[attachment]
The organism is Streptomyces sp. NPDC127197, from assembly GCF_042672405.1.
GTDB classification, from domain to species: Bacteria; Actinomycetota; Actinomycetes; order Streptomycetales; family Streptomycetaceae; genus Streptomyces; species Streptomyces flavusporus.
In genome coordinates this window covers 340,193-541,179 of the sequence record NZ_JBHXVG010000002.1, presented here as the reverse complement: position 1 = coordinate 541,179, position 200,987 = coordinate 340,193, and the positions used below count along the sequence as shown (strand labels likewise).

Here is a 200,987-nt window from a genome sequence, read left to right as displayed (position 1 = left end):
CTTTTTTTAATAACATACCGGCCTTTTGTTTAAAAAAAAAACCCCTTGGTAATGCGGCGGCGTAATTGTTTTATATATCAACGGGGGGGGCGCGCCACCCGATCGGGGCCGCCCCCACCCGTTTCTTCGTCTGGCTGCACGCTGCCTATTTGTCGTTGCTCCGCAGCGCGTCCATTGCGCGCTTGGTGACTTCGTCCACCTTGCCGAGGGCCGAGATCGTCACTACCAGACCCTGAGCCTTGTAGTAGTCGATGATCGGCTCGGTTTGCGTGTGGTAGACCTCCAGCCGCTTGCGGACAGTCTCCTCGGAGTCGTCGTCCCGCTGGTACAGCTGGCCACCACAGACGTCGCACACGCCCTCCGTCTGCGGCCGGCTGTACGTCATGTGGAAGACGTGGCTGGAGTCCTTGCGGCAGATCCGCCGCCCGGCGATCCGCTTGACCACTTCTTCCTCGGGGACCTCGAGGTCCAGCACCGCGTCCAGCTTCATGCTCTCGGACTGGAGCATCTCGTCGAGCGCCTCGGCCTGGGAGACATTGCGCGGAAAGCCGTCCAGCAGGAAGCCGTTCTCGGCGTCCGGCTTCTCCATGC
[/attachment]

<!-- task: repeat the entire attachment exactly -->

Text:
The organism is Streptomyces sp. NPDC127197, from assembly GCF_042672405.1.
GTDB classification, from domain to species: Bacteria; Actinomycetota; Actinomycetes; order Streptomycetales; family Streptomycetaceae; genus Streptomyces; species Streptomyces flavusporus.
In genome coordinates this window covers 340,193-541,179 of the sequence record NZ_JBHXVG010000002.1, presented here as the reverse complement: position 1 = coordinate 541,179, position 200,987 = coordinate 340,193, and the positions used below count along the sequence as shown (strand labels likewise).

Here is a 200,987-nt window from a genome sequence, read left to right as displayed (position 1 = left end):
CTTTTTTTAATAACATACCGGCCTTTTGTTTAAAAAAAAAACCCCTTGGTAATGCGGCGGCGTAATTGTTTTATATATCAACGGGGGGGGCGCGCCACCCGATCGGGGCCGCCCCCACCCGTTTCTTCGTCTGGCTGCACGCTGCCTATTTGTCGTTGCTCCGCAGCGCGTCCATTGCGCGCTTGGTGACTTCGTCCACCTTGCCGAGGGCCGAGATCGTCACTACCAGACCCTGAGCCTTGTAGTAGTCGATGATCGGCTCGGTTTGCGTGTGGTAGACCTCCAGCCGCTTGCGGACAGTCTCCTCGGAGTCGTCGTCCCGCTGGTACAGCTGGCCACCACAGACGTCGCACACGCCCTCCGTCTGCGGCCGGCTGTACGTCATGTGGAAGACGTGGCTGGAGTCCTTGCGGCAGATCCGCCGCCCGGCGATCCGCTTGACCACTTCTTCCTCGGGGACCTCGAGGTCCAGCACCGCGTCCAGCTTCATGCTCTCGGACTGGAGCATCTCGTCGAGCGCCTCGGCCTGGGAGACATTGCGCGGAAAGCCGTCCAGCAGGAAGCCGTTCTCGGCGTCCGGCTTCTCCATGC